22 -- Steve Shutt was one of the most prolific scoring left wingers of all time and a worthy Hall of Famer who won five Cups in Montreal.
24 -- Chris Chelios won one of his three Norris Trophies in Montreal and one of his two career Stanley Cups with the Canadiens.
25 -- Jacques Lemaire was one of the best two-way centers of his generation, a Hall of Famer and an eight-time Stanley Cup winner.
26 -- Mats Naslund put up two 40-goal seasons in his brief, but terrific career with the Canadiens and had 19 points in 20 playoff games in Montreal's Cup run in 1986.
27 -- Another number that could be retired by the Canadiens belonged to Frank Mahovlich from 1970-74. Mahovlich scored 129 goals with the Canadiens in just three-plus seasons and only his defection to the WHA in 1974 prevented him from truly becoming one of the Canadiens' all-time greats.
28 -- Eric Desjardins was a lynchpin defenseman for the Canadiens for almost six years and was a member of the 1993 Cup team.
30 -- Gump Worsley also wore No. 1, but began his career with the Canadiens wearing No. 30 and led them to two Stanley Cups.
31 -- Mark Napier registered two 40-goal seasons and a 35-goal campaign in Montreal and was around for the last of their four straight Cups in the 1970s.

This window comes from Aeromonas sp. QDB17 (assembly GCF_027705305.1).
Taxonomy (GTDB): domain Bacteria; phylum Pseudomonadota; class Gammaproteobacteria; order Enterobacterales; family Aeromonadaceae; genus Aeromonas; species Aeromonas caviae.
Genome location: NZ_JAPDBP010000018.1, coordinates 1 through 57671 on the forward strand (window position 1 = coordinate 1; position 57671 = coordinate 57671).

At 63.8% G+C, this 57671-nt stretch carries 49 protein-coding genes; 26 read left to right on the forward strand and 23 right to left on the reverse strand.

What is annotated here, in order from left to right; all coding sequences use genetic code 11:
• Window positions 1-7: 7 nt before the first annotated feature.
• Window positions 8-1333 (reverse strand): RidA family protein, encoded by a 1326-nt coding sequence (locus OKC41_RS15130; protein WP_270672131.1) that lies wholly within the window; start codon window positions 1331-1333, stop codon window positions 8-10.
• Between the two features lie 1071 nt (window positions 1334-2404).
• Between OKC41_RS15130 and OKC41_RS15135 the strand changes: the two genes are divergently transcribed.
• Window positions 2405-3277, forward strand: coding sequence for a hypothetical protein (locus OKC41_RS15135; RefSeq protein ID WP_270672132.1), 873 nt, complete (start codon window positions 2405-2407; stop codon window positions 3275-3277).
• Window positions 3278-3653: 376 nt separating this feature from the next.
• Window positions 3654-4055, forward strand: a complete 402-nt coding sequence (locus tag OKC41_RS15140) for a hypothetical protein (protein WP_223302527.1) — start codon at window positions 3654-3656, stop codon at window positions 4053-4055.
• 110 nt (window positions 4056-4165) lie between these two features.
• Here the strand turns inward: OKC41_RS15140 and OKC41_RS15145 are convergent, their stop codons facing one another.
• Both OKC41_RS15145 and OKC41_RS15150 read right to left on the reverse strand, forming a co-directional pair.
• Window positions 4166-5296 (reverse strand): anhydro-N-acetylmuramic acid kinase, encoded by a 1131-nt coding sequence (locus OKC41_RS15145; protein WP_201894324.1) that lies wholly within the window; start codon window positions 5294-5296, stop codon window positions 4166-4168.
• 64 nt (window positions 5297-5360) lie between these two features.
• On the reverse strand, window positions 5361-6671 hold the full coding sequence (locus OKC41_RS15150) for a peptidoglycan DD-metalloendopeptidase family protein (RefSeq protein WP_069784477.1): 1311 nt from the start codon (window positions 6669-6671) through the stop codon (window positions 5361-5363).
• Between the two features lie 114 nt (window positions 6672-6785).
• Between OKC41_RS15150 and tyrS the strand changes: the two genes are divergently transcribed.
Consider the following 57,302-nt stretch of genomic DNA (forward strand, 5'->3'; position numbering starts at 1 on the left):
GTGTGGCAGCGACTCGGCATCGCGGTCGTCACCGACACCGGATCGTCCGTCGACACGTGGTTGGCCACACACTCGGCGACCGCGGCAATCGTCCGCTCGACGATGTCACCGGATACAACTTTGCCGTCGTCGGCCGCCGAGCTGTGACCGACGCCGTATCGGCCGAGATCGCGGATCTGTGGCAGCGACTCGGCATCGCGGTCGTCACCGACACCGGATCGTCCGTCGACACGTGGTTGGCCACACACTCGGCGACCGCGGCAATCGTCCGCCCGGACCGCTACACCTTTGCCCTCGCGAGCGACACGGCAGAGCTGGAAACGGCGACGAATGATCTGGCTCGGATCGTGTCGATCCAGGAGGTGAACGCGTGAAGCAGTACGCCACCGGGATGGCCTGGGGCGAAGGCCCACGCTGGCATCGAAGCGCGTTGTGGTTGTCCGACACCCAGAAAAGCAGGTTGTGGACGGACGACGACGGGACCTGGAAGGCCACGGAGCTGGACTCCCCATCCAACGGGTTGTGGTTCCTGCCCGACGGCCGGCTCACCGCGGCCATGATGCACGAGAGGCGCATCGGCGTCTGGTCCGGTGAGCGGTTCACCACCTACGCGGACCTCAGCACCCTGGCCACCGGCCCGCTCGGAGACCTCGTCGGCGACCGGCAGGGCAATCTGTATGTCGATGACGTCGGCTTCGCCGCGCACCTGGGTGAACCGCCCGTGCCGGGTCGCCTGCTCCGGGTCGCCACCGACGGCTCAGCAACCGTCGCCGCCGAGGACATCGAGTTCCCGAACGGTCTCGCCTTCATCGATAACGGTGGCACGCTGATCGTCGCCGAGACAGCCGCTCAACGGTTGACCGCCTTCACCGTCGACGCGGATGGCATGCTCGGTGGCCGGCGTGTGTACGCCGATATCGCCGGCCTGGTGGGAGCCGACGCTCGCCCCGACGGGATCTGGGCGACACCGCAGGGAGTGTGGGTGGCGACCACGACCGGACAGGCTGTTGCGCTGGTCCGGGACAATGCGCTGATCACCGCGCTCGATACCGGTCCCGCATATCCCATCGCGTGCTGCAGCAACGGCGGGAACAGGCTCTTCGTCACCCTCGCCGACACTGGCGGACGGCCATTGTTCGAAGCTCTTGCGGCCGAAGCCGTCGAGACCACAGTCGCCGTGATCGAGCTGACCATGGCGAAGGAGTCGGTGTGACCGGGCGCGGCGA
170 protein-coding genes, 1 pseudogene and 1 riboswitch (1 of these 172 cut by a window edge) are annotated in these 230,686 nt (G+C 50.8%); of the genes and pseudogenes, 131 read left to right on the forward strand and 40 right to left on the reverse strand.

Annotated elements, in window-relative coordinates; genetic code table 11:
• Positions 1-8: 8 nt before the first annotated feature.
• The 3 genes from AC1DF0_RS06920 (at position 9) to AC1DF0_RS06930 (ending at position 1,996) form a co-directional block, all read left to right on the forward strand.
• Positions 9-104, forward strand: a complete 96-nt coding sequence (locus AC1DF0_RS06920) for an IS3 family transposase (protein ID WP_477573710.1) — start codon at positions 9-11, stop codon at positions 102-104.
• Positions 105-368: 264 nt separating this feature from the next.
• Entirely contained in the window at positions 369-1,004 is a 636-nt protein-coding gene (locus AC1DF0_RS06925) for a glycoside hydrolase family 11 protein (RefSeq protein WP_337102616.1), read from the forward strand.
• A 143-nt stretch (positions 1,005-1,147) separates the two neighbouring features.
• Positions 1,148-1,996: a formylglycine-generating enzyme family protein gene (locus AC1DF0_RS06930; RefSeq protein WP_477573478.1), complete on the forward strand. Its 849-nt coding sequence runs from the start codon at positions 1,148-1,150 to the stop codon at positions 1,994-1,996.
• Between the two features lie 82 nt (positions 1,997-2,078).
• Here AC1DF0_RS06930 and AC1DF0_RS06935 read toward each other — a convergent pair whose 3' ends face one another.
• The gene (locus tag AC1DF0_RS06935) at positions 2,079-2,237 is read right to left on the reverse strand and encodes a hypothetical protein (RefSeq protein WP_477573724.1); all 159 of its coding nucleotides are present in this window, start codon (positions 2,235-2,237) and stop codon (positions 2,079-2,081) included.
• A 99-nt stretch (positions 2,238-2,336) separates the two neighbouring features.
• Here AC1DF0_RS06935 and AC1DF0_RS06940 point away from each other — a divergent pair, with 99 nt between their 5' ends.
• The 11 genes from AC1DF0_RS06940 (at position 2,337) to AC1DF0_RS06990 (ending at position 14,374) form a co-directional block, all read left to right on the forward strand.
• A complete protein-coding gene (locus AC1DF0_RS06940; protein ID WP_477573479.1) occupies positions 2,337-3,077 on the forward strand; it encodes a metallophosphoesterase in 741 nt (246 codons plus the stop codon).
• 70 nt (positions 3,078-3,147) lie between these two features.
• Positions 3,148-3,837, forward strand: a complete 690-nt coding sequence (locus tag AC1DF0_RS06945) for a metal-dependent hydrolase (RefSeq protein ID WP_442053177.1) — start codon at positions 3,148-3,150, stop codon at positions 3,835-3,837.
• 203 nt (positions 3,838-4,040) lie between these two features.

32 -- Claude Lemieux was an enormous pain in the ass to play against and saved his best work for the playoffs.
34 -- Donald Dufresne was a solid support defenseman for the Canadiens in the late '80s and early '90s.
35 -- Mike McPhee was another underrated worker bee who was a key component of the run to the Cup in 1986.
36 -- Sergio Momesso wore the number for three seasons. That's about all we can say on this one.
37 -- Steve Penney was spectacular for the Canadiens in their surprising run to the Eastern Conference finals in 1984, played 54 games the next season, then pretty much fell off the map.
38 -- Vladimir Malakhov wore the number from 1994 to 2000.
39 -- Current goalie Cristobal Huet is making a strong push, but the distinction still belongs to Brian Skrudland, a heart-and-soul guy who won a Cup with Montreal in 1986.
40 -- Andre Racicot wore this number, but we like Dominic Campadelli better just because of his name.
41 -- Brent Gilchrist wore this number for four seasons and worked his butt off every time he put the sweater on.
42 -- Darcy Tucker's better days as an NHLer came after Montreal, but we'll give it to him by default.
43 -- Patrice Brisebois was often maligned by fans in his first go-round in Montreal, but he did have some offensive flair wearing No. 43.
44 -- Sheldon Souray was very good for Montreal, but he's not a two-time 50-goal scorer for the Canadiens the way Stephane Richer was.
45 -- Gilbert Dionne did something with the Canadiens that his more famous brother, Marcel, could never do -- win a Cup.
46 -- We'll give it to current Canadien Andrei Kostitsyn on potential alone.